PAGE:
Is the DCEU in trouble? New comments from Warner Bros. CEO Kevin Tsujihara suggest that the cinematic universe the company has built for its movie version could be going away. Or at least it will be deemphasized to the point where you might not even know it’s still around in a few years.

In an interview with the Los Angeles Times, Tsujihara was asked about the state of the company’s DC movies, and how his strategy towards those movies has changed. Here’s what he had to say:

The upcoming slate, with “Shazam,” “Joker,” “Wonder Woman 1984” and “Birds of Prey,” feels like we’re on the right track. We have the right people in the right jobs working on it. The universe isn’t as connected as we thought it was going to be five years ago. You’re seeing much more focus on individual experiences around individual characters. That’s not to say we won’t at some point come back to that notion of a more connected universe. But it feels like that’s the right strategy for us right now.

In other words, the DCEU is about to get un-E’d.

Technically (I think) both Shazam and Wonder Woman 1984 exist within the DCEU, along with the previous movies like Man of Steel and Batman v Superman: Dawn of Justice. But WW1984 is a period piece, and won’t have much impact, if any, on any other movie. Joker is a totally different version of the character (played by Joaquin Phoenix) from the one in the DCEU, played by Jared Leto. And I don’t know what the story is with Birds of Prey, which has Margot Robbie’s Harley Quinn from Suicide Squad and a bunch of new characters. Plus, Tsujihara didn’t mention the other movies Warners has in the works but aren’t as far along in development, like Matt Reeves’ The Batman and James Gunn’s Suicide Squad, which sound like total breaks from what’s come before.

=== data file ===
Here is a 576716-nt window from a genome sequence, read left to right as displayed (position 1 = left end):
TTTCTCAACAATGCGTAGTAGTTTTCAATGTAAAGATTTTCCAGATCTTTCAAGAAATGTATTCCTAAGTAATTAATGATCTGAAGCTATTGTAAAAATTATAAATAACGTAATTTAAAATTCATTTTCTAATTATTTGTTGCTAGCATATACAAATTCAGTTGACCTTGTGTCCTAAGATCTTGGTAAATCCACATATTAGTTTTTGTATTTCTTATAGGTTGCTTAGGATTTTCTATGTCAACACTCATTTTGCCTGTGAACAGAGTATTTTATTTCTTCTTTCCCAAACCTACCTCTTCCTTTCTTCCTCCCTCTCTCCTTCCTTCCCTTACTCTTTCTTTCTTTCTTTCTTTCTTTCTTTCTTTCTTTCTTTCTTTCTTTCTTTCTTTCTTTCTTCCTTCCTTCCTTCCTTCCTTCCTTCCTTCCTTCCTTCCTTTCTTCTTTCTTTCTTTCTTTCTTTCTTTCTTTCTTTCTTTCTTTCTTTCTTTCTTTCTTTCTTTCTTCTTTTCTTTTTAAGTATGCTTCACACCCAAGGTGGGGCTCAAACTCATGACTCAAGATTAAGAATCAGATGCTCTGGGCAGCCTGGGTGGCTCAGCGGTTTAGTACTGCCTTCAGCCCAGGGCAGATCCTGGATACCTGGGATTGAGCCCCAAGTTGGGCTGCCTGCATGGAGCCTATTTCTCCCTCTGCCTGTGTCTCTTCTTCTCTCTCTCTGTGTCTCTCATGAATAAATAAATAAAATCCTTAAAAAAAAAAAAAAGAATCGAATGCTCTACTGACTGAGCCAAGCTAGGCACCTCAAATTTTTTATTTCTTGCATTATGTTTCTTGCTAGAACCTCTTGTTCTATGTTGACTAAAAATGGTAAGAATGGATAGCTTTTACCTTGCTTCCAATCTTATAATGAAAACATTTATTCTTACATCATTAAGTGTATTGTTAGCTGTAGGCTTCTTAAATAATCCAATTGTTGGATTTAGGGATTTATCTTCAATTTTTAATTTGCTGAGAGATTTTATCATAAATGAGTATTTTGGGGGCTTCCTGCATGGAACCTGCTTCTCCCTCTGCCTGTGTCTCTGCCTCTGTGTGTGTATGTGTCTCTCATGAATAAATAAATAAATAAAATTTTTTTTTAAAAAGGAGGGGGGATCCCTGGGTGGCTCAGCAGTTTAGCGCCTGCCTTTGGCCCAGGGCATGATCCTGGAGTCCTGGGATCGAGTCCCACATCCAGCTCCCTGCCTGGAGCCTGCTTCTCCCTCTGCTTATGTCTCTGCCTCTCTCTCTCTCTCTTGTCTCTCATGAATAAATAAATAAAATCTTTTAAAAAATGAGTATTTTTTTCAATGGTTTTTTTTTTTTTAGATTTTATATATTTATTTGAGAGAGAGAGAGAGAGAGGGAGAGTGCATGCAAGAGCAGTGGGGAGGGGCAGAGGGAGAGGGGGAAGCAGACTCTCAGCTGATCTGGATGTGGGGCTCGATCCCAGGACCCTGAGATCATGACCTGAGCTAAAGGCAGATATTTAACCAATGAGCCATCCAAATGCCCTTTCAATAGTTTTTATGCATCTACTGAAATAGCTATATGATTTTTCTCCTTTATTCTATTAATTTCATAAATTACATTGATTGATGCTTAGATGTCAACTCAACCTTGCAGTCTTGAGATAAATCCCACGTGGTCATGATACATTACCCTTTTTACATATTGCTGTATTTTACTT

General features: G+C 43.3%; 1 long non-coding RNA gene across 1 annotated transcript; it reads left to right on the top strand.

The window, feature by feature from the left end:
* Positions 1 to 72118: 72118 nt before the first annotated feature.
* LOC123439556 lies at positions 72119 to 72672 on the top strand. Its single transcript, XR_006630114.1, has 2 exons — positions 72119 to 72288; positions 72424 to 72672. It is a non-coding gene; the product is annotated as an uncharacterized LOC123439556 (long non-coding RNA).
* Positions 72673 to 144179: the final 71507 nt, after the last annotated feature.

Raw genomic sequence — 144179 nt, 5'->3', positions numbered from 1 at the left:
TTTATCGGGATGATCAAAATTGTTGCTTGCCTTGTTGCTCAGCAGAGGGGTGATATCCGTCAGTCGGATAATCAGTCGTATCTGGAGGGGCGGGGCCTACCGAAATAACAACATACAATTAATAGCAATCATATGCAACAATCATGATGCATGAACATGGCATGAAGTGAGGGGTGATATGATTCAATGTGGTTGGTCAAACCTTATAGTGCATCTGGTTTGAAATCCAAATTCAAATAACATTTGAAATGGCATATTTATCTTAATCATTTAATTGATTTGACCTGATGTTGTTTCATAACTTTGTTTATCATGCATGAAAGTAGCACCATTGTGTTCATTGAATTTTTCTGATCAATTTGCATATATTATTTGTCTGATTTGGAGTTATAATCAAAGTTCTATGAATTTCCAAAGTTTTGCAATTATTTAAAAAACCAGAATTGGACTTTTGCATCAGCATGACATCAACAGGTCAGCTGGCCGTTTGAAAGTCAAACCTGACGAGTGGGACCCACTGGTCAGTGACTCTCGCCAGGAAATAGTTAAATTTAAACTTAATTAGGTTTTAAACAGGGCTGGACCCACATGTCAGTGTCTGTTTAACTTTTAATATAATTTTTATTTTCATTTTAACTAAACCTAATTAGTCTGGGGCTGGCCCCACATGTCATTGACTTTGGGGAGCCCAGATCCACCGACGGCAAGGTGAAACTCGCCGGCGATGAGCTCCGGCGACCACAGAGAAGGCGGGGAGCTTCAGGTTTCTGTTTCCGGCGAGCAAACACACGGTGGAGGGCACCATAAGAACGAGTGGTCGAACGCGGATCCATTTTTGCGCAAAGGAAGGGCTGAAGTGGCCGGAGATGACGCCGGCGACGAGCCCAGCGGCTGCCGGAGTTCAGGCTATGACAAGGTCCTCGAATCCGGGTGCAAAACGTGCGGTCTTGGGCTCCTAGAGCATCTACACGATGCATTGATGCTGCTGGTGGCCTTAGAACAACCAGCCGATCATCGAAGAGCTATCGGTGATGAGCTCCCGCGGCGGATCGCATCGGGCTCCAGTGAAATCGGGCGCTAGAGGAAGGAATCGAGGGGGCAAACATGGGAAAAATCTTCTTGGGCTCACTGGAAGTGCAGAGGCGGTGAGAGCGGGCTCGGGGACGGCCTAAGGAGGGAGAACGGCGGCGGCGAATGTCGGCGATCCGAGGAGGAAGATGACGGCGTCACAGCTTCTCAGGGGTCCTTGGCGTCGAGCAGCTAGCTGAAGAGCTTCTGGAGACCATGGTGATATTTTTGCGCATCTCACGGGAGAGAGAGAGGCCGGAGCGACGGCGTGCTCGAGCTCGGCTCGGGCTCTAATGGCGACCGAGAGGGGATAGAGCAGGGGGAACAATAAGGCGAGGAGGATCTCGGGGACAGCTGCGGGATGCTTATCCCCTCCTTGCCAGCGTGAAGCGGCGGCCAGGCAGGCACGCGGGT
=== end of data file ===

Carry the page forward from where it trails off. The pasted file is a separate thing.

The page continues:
Personally, I think Tsujihara’s new approach is the right one. The DCEU was a very mixed bag, and now many of its key creators — writer/director Zack Snyder, star Ben Affleck — have left for other projects. Why continue it without them? Why hem yourself in to that one, bleak, dark vision of DC Comics? Letting creators set their own rules seems like a much more fruitful idea. Shazam, Warners’ next DC movie, opens in theaters on April 5.

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